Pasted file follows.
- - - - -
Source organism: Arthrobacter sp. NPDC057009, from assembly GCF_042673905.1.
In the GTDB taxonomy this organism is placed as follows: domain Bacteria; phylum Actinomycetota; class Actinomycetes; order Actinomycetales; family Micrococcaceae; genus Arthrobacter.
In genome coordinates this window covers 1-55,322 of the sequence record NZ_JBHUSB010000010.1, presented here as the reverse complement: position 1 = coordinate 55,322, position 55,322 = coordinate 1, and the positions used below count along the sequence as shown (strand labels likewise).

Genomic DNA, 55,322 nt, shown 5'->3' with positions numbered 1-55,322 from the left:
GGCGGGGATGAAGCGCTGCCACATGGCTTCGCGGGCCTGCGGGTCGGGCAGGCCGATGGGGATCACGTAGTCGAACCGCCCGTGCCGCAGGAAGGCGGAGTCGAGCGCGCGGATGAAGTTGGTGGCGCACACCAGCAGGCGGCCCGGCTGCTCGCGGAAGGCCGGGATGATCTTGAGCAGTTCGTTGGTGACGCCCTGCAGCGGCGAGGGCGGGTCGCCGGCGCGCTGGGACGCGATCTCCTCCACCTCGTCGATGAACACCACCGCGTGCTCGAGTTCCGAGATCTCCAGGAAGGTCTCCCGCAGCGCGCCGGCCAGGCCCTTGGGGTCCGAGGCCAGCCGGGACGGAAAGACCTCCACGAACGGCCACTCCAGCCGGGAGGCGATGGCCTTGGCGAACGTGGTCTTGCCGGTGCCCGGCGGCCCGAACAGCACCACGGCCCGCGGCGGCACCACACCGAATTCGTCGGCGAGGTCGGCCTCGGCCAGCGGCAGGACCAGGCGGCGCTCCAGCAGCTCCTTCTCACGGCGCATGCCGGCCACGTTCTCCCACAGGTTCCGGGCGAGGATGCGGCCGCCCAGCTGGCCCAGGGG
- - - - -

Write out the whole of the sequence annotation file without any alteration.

Source organism: Arthrobacter sp. NPDC057009, from assembly GCF_042673905.1.
In the GTDB taxonomy this organism is placed as follows: domain Bacteria; phylum Actinomycetota; class Actinomycetes; order Actinomycetales; family Micrococcaceae; genus Arthrobacter.
In genome coordinates this window covers 1-55,322 of the sequence record NZ_JBHUSB010000010.1, presented here as the reverse complement: position 1 = coordinate 55,322, position 55,322 = coordinate 1, and the positions used below count along the sequence as shown (strand labels likewise).

Genomic DNA, 55,322 nt, shown 5'->3' with positions numbered 1-55,322 from the left:
GGCGGGGATGAAGCGCTGCCACATGGCTTCGCGGGCCTGCGGGTCGGGCAGGCCGATGGGGATCACGTAGTCGAACCGCCCGTGCCGCAGGAAGGCGGAGTCGAGCGCGCGGATGAAGTTGGTGGCGCACACCAGCAGGCGGCCCGGCTGCTCGCGGAAGGCCGGGATGATCTTGAGCAGTTCGTTGGTGACGCCCTGCAGCGGCGAGGGCGGGTCGCCGGCGCGCTGGGACGCGATCTCCTCCACCTCGTCGATGAACACCACCGCGTGCTCGAGTTCCGAGATCTCCAGGAAGGTCTCCCGCAGCGCGCCGGCCAGGCCCTTGGGGTCCGAGGCCAGCCGGGACGGAAAGACCTCCACGAACGGCCACTCCAGCCGGGAGGCGATGGCCTTGGCGAACGTGGTCTTGCCGGTGCCCGGCGGCCCGAACAGCACCACGGCCCGCGGCGGCACCACACCGAATTCGTCGGCGAGGTCGGCCTCGGCCAGCGGCAGGACCAGGCGGCGCTCCAGCAGCTCCTTCTCACGGCGCATGCCGGCCACGTTCTCCCACAGGTTCCGGGCGAGGATGCGGCCGCCCAGCTGGCCCAGGGG